The previous novel also featured some fight scenes, but assassin high school girls fighting each other (and the narrator) with weird weapons? Yes, we are definitely moving towards a more animanga-esque story now. Yes, I know the previous novels had hints to that too, but tsundere assassin high school girls fighting each other with weird weapons is very in-your-face animanga-esque element. I really liked the off-beat characters and wonderful dialogues in the previous novels, as the balance between those elements and the mystery elements was perfect in my opinion, but in Kubitsuri High School, the mystery element has moved quite a bit towards the background. Which at one hand seems like a logical continuation of the previous novel, but I had really prefered the style of Kubishime Romanticist.

And thus I am not sure whether to continue this series. I like NisiOisiN's writings, but I don't think I like the Zaregoto-world enough to continue reading it if it is going to move away from Kubishime Romanticist's form even further.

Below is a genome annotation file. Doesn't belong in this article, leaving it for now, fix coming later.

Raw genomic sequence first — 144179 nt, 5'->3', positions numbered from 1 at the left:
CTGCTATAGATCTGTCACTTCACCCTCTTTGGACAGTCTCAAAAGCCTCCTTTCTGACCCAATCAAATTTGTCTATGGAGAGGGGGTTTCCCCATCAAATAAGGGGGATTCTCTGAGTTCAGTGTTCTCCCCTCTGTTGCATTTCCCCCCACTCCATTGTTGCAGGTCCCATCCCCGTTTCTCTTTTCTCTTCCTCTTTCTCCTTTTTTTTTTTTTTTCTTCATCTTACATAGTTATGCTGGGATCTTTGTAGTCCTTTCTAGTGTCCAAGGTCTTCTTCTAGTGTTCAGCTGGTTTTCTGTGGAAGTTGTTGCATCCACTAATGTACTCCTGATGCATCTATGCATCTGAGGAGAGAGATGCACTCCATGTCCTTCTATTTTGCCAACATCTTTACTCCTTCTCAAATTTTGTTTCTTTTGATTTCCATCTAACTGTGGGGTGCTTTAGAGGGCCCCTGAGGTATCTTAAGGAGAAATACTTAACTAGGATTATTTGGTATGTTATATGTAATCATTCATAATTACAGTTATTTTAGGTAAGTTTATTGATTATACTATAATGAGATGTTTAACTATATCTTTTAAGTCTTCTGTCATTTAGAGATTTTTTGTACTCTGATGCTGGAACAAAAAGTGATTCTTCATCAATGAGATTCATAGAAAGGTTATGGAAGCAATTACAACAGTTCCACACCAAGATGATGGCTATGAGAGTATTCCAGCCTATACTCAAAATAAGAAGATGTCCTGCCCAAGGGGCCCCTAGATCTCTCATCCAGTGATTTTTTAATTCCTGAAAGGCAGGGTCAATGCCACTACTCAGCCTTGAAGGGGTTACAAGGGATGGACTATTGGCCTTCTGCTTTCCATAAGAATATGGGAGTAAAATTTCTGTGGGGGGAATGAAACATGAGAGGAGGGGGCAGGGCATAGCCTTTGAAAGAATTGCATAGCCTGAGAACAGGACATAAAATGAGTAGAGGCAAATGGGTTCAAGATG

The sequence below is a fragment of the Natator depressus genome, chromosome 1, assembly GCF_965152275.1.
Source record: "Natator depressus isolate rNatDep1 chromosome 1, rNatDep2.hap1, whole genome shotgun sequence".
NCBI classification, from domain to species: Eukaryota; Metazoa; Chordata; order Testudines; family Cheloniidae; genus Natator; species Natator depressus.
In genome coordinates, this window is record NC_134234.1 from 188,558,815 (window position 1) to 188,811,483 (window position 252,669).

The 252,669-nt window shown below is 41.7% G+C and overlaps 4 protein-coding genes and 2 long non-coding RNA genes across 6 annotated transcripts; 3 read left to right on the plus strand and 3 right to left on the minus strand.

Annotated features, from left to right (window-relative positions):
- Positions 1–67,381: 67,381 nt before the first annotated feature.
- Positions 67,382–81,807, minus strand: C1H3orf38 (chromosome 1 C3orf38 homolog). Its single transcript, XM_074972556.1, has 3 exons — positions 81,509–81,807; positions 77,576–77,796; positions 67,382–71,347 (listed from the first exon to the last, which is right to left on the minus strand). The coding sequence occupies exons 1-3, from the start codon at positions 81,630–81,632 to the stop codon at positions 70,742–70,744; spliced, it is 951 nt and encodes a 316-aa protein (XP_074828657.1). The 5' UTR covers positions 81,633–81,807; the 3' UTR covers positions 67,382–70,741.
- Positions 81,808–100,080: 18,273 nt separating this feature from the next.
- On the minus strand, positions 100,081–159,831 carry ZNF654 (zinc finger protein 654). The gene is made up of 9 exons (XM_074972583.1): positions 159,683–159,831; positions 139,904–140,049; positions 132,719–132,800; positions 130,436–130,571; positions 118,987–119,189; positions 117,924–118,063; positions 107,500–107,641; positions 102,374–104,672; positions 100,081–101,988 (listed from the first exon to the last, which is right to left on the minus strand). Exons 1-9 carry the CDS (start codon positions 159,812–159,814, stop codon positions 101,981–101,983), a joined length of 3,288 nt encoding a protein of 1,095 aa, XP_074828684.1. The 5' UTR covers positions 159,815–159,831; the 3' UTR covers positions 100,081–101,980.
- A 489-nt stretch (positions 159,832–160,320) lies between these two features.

Original Japanese title(s): 西尾維新 『クビツリハイスクール 戯言遣いの弟子』


  1. It depends... The next story is pretty much hit-or-miss, but when it hits for you it's awesome. Concerning the mystery and otaku-esque aspects, they are more balanced and somewhat between Kubishime and Kubitsuri stylistically. However what comes afterwards are pure otaku-novels without much connection to the mystery genre apart from references to authors and novels. I put the series on halt during the final story, so I'm not sure whether I should recommend continuing or not. Personally I love Nishio's writing style and characterization, but I also need a distinct setting and plot (if not an interesting crime situation) to be captivated enough to finish stuff.

  2. Thanks for reminding me that I still have to place an order for The Kubishime Romanticist.